Finally, free will is a necessary presupposition to the committing of a mortal sin. To what extent then, did a person who committed suicide have free will and therefore commit a mortal sin? It is typically understood by teachers in the Church that mental impairment inhibits a full free will decision, a perspective that certainly includes the act of suicide. What fully, mentally healthy person would choose such an act?
The result of these intellectual understandings is our current attitude of always offering hope to the believer. We would guide people to not abandon hope and give in to the desire of suicide, but rely instead on Christ, the ultimate guide to Full Life. However, if the act of suicide does occur, we as a Church continue to serve the deceased person and his or her family by prayer and by the continuous invitation to trust in Christ, most needed now in this time of grief, as the source of Hope and as the ultimate guide to a full life.
This current understanding is important. The path given to us by Christ offers us the needed spiritual tools to truly grasp the depths of who we are and of what it means to be human — our destiny! This tool is love. It is difficult to hear the call of Christ adequately, lost as we are in our own needs and desires. Ultimately, we are lost in our own short-sightedness, not able to recognize what is right in front of us, what has been right in front of us since the start of our conscious memory. Most of us are brought up with some sense of love. Most of us understand, at the very least, that love is important — a needed "something" found, perhaps, through romance, family bonding, friendship, etc. But most of us don't ever actually define love, or reflect deeply upon it. We generally do not take the time, as a rule, to consider the deepest levels of (self) knowledge that a focused reflection upon love can bring us.
Pope Benedict XVI says the same in his first Encyclical Deus Caritas Est. He invites us precisely to this deeper reflection — and to use Christ as our Ultimate Guide to the best understanding of love that's possible. Pope Benedict XVI writes in this encyclical that in any reflection on love "we immediately find ourselves hampered by a problem of language. Today, the term love has become one of the most frequently used and misused of words, a word to which we attach quite different meanings." Nonetheless, he states that "being Christian is not the result of an ethical choice of a lofty idea but the encounter with an event, a person, which gives life a new horizon and a decisive direction."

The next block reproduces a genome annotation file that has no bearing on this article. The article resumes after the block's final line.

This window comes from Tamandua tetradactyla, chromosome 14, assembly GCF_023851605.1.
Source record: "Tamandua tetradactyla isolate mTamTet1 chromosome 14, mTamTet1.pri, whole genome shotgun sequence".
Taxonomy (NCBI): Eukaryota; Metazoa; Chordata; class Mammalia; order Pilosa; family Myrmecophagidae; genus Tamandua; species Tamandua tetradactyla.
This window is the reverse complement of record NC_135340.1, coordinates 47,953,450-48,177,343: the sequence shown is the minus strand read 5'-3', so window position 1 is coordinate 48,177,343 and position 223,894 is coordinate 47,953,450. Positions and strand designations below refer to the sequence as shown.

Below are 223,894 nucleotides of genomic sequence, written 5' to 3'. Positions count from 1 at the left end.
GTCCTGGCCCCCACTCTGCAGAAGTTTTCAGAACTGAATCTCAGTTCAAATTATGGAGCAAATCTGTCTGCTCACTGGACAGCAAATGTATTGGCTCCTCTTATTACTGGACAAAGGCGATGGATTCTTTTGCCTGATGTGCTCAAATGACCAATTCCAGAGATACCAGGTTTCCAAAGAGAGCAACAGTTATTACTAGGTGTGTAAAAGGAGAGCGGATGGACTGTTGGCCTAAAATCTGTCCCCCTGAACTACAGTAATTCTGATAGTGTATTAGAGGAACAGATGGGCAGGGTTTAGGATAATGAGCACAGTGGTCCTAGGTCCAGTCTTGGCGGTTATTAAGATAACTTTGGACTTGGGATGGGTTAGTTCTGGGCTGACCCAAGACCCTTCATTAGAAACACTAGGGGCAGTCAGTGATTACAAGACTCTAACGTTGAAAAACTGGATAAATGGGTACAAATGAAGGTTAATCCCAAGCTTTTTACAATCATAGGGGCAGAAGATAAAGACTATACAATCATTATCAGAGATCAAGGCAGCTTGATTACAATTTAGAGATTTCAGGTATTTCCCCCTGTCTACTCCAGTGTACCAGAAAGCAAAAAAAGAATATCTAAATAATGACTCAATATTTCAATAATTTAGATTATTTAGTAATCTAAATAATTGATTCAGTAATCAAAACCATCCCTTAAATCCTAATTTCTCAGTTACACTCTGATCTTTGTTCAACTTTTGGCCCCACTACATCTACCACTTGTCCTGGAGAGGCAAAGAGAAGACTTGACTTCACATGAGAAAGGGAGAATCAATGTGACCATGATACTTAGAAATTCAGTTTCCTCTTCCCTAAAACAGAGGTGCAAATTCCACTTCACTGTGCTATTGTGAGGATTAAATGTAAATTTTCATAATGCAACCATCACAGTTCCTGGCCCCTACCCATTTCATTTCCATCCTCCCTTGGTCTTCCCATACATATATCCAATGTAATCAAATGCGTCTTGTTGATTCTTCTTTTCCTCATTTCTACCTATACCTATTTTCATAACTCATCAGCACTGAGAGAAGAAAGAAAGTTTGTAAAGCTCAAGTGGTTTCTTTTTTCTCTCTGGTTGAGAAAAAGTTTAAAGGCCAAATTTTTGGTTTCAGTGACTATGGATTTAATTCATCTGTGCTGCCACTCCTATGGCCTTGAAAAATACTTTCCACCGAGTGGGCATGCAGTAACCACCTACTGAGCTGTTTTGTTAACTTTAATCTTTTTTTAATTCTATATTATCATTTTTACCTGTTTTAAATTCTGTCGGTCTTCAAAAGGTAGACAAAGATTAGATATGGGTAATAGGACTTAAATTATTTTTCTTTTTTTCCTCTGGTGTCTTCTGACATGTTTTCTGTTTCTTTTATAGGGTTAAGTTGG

Christ is the very Ideal of Love personified. To encounter Christ is to walk the path to deeper understandings of Love. However, this path has to be recognized. Christ has to be really encountered. Yes, it is possible to have Love Itself right in front of us, and not "see" it. If we did, we would first off see Him, and not an "it." In Matthew 13:54-58, we read where people were puzzled by Christ because they "knew" who He was. He was their neighbor; they knew His family, and so on.
Christ differs with them in that He is right in front of them, and they nonetheless miss the importance of His true meaning to, and for, them. In other words, today, the path of love as a genuine choice is right in front of us as well. We seemingly feel that we "know" what love is, and we choose to reject love in favor of violence, rejection of others, judgmental behavior, and so on. Our current Pontiff, reflecting the message of Christ, is saying that if one truly recognizes love, truly recognizes Christ, such choices cannot be taken. And the fact that we do take them is both a gauge and a reminder to ourselves that our understanding of love as the ultimate path does not yet exist, or, at the least, remains on a shallow level.
With intent alone we can choose to encounter Christ right now, with the exposure to this Divine Mercy website. In this way, choose to walk the path of love and life. It has been said repeatedly that the message of Divine Mercy did not originate with St. Faustina, but has been with us from the beginning of our Church — from the beginning of the revelation of God to mankind. This discussion on love is saying the same thing. To say that Divine Mercy has always been with us is to say that to encounter Christ is to know that love is the ultimate path to truth. If we can affirm love and the mercy of God right here and now, we'll know how to view the act of suicide.
In love, we try to guide others to know love, too, and in this way, to live full lives. If suicide happens despite our best efforts, in love we forgive and in love we commend that person to God. Such is the life of mercy!
Father Walter Dziordz, MIC, is Provincial Superior of the Marians' St. Stanislaus Kostka Province, based in Stockbridge, Mass.